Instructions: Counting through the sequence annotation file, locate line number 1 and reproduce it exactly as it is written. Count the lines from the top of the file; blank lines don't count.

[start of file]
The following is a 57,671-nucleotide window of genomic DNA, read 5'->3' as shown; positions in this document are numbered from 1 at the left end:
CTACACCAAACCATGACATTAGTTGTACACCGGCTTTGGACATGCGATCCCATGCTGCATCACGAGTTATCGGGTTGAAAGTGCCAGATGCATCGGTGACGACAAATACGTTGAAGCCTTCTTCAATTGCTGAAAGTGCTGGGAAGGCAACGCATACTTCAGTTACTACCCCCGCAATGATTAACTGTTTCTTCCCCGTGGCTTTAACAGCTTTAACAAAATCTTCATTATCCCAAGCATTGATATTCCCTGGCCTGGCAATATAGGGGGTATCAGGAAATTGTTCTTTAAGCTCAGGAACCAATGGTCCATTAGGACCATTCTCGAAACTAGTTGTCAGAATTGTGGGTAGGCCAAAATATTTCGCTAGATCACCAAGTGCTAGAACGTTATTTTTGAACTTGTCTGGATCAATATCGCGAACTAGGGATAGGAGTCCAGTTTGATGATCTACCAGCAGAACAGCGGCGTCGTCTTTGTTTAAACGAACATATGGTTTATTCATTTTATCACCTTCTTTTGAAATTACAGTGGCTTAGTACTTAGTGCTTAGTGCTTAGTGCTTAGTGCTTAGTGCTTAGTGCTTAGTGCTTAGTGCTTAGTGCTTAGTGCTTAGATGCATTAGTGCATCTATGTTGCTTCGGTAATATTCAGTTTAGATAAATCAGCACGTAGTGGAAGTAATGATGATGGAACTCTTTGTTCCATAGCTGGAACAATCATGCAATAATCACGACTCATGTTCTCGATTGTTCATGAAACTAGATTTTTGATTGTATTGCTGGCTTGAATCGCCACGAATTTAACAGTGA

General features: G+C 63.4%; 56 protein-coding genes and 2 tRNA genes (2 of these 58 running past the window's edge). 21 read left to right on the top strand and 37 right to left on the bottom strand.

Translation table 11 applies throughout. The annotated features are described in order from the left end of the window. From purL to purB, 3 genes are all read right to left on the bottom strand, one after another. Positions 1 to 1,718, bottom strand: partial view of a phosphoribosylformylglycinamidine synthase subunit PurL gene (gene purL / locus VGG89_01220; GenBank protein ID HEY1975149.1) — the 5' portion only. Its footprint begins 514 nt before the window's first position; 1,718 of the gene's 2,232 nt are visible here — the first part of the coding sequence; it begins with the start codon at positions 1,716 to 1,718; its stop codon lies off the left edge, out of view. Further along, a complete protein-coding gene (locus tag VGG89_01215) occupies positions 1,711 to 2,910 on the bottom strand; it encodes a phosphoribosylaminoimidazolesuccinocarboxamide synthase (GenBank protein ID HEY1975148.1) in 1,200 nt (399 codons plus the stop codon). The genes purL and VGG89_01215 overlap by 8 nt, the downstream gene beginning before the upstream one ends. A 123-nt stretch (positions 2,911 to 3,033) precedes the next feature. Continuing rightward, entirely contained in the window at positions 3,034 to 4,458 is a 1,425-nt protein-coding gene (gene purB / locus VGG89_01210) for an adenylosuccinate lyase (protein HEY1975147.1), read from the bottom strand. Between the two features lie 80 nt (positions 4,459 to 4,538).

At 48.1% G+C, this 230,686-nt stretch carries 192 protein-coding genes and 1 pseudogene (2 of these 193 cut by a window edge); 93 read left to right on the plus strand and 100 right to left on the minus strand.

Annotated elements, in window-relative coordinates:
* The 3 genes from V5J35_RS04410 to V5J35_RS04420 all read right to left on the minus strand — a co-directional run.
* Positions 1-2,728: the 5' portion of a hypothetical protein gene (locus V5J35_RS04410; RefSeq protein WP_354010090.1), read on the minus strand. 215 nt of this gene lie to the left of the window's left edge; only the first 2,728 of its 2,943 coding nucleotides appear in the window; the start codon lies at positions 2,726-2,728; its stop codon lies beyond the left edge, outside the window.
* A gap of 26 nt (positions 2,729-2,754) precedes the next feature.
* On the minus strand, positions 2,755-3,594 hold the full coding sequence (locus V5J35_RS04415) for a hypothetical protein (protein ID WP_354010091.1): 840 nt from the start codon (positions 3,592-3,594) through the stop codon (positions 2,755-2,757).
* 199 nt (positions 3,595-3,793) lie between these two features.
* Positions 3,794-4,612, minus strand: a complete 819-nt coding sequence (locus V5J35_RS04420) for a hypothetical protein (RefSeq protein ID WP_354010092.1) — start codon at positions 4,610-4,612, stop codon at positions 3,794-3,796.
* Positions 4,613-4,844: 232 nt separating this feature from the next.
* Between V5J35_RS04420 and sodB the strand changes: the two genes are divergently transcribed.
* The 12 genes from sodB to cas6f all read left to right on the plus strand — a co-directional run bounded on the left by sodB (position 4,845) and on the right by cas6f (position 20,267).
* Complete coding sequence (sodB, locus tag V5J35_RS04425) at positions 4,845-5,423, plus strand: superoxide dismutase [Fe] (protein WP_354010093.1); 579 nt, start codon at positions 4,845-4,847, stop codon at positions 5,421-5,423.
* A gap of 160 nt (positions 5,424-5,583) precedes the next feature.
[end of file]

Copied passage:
The following is a 57,671-nucleotide window of genomic DNA, read 5'->3' as shown; positions in this document are numbered from 1 at the left end: